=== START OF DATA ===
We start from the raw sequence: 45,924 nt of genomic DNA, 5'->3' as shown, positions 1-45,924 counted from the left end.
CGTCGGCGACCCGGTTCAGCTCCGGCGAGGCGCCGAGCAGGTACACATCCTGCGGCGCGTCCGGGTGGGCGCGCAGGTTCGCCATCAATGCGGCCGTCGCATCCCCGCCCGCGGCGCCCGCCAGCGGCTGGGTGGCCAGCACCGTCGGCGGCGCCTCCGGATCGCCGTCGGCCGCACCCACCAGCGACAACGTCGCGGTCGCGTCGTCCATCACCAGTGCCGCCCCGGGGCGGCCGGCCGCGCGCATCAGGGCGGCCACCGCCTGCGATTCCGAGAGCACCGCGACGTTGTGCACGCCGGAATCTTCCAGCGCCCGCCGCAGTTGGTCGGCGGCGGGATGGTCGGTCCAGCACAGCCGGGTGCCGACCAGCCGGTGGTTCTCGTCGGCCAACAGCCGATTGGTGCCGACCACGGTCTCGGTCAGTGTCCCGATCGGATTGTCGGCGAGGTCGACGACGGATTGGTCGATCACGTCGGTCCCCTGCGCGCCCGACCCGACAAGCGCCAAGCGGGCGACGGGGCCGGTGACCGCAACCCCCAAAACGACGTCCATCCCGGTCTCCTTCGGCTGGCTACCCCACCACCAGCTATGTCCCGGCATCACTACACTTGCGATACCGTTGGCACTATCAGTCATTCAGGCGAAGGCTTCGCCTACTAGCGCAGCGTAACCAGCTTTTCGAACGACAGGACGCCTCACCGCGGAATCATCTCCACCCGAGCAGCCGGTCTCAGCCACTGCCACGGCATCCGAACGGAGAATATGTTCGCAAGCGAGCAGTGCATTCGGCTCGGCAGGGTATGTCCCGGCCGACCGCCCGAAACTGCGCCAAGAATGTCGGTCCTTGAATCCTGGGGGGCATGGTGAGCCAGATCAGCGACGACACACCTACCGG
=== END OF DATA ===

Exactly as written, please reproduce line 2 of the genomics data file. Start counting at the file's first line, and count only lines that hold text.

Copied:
CGTCGGCGACCCGGTTCAGCTCCGGCGAGGCGCCGAGCAGGTACACATCCTGCGGCGCGTCCGGGTGGGCGCGCAGGTTCGCCATCAATGCGGCCGTCGCATCCCCGCCCGCGGCGCCCGCCAGCGGCTGGGTGGCCAGCACCGTCGGCGGCGCCTCCGGATCGCCGTCGGCCGCACCCACCAGCGACAACGTCGCGGTCGCGTCGTCCATCACCAGTGCCGCCCCGGGGCGGCCGGCCGCGCGCATCAGGGCGGCCACCGCCTGCGATTCCGAGAGCACCGCGACGTTGTGCACGCCGGAATCTTCCAGCGCCCGCCGCAGTTGGTCGGCGGCGGGATGGTCGGTCCAGCACAGCCGGGTGCCGACCAGCCGGTGGTTCTCGTCGGCCAACAGCCGATTGGTGCCGACCACGGTCTCGGTCAGTGTCCCGATCGGATTGTCGGCGAGGTCGACGACGGATTGGTCGATCACGTCGGTCCCCTGCGCGCCCGACCCGACAAGCGCCAAGCGGGCGACGGGGCCGGTGACCGCAACCCCCAAAACGACGTCCATCCCGGTCTCCTTCGGCTGGCTACCCCACCACCAGCTATGTCCCGGCATCACTACACTTGCGATACCGTTGGCACTATCAGTCATTCAGGCGAAGGCTTCGCCTACTAGCGCAGCGTAACCAGCTTTTCGAACGACAGGACGCCTCACCGCGGAATCATCTCCACCCGAGCAGCCGGTCTCAGCCACTGCCACGGCATCCGAACGGAGAATATGTTCGCAAGCGAGCAGTGCATTCGGCTCGGCAGGGTATGTCCCGGCCGACCGCCCGAAACTGCGCCAAGAATGTCGGTCCTTGAATCCTGGGGGGCATGGTGAGCCAGATCAGCGACGACACACCTACCGG